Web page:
The unexplainable ‘right process’
By Son Nguyen in HCMC
Several ministries and State agencies must have now found themselves walking the tight rope at the witness of a highly-attentive public who are amazed at the appointment of a “would-be economic criminal” to take the helm of the national maritime bureau. Two months since his appointment to the top post there from the previous seat as board chairman of Vietnam National Shipping Lines (Vinalines), Duong Chi Dung has taken flight, leaving behind a trail of destruction at the State conglomerate as well as unspeakable embarrassment to Government officials. It is noted that the suspect was given the new seat when Vinalines was being probed.
The scandal, as covered in local media, breaks out when the Government Inspectorate unveils numerous irregularities at Vinalines, including intentional wrongdoings in buying age-old ships and equipments and making investments outside core business operations with a total value of VND23 trillion, or some US$1.1 billion. Such irregularities result in huge losses for the State. Duong Chi Dung, when working with the police days before fleeing, also admitted to deliberate violations in buying a floating deck for ship repair worth nearly VND500 billion, which is now abandoned, says Tuoi Tre.
Police pressed charge against him together with an arrest warrant on May 18, only to realize that the culprit had run away the day earlier.
Such a scandal sends rippling effects throughout the society, with many deputies at the on-going National Assembly session demanding answers from Transport Minister Dinh La Thang over the appointment, with many experts questioning the ministry’s responsibility, and with the general public annoyed at what they call the fishy process behind the appointment.
Some officials have come up to the transport ministry’s defense this week.
Vu Duc Dam, Chairman of the Government Office, asserts in a press conference in Hanoi that the “appointment of Duong Chi Dung conforms to the process, the procedures, and authorization,” says Vietnamnet. Dam explains that there are no regulations forbidding appointment or reshuffle of top executives at an enterprise while it is under investigation.
Other officials at the transport ministry also join Dam’s chorus, defending Minister Thang in the appointment. The transport minister himself, who has remained tightlipped until lately, just emerges to confirm his right decision in the appointment. Minister Thang says in Vietnamnet that all the procedures and process are adhered to, and he will take responsibility if doing it wrong. Thang also says he did not learn of irregularities at Vinalines before.
Vu Trong Kim, general secretary of the Vietnam Fatherland Front Committee, criticizes the doubtful appointment, saying in Dan Tri that “those people in charge of the appointment can by no means say that they do not know what was happening at Vinalines as well as the State group’s leaders.” Kim, also an NA deputy, says “it is unacceptable that they still do it (the appointment) despite knowledge of the problem.”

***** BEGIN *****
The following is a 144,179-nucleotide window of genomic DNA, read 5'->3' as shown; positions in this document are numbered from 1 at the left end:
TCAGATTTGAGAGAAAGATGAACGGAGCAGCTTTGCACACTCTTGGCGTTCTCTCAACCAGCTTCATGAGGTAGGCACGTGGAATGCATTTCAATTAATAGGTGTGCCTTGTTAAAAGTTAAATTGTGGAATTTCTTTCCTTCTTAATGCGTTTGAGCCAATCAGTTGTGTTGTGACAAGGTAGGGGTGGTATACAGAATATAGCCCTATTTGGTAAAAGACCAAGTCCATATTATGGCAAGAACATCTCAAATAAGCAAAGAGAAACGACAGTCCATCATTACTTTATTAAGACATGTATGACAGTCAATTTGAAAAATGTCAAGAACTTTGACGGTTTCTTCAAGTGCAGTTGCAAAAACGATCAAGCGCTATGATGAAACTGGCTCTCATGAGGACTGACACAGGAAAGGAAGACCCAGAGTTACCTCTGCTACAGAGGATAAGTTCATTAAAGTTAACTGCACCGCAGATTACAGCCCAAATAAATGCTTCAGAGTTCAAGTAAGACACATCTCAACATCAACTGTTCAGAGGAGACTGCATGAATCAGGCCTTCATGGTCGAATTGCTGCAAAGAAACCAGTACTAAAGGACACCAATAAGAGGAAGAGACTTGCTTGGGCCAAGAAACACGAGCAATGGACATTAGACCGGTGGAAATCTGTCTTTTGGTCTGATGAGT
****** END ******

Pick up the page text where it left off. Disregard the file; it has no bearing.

Tuoi Tre rejects the transport minister’s claim of being unknowledgeable about the irregularities, quoting another NA deputy charging that “the transport ministry leaders cannot say they do not know about serious wrongdoings committed by Dung.” Despite the then investigation, the transport ministry “did not have any exchange of ideas with investigators,” Tuoi Tre quotes the head investigator Hoang Duc Vinh as saying.
Meanwhile, Thanh Nien bluntly says that the transport ministry had information about Dung’s wrongdoings before making the appointment.
Major-general Nguyen Quoc Thuoc, who used to be an NA deputy for several terms, criticizes the transport ministry’s bureaucracy in making the appointment. “Before making the appointment, you must know well about the person to be appointed,” he is quoted in Giao Duc, brushing aside officials’ claim of the right appointment process. Nguyen Dinh Huong, former vice chair of the Party Central Committee’s Organization Commission, is quoted by Giao Duc as saying “the appointment is a mistake and a failure. Undoubtedly, the people in charge of making the appointment must be held responsible.”
Nguyen Minh Thuyet, a professor known as an outspoken NA deputy of the previous term, says he disagrees with ‘the right process’ since “no one can believe that during the whole process of investigation, the transport ministry did not know about wrongdoings at Vinalines and Dung’s responsibility.”
Thuyet says in Nguoi Lao Dong that “the transport ministry’s appointment of a person who could be indicted in a major economic case into the maritime bureau is a huge mistake. The newspaper also backtracks the fishy ladders of advancement Dung has walked on, including his post as board chairman and CEO of Waterways Construction Corp under the transport ministry in 2003-05, when the company incurred total losses of VND412 billion. Despite the poor record, Dung was appointed CEO of Vinalines in 2005, only to cause new losses of VND660 billion.
For those officials defending the appointment, the lifeline is the “right process and right procedures.” However, the big question in local media is that “if the Transport Ministry knows well, it will not make the appointment; however, if it does not know well, why does it make the appointment?” according to Dan Tri.
Thoi bao Kinh te Sai Gon, in a commentary, calls it “the wrong person in a right process.” Tuoi Tre labels the saga a “weird phenomenon, so weird that it is unbelievable for all.” And Nguyen Ba Thanh, Party chief of Danang City, calls it a joke when referring to the drama on the sidelines of the NA sitting.
The Saigon Times Daily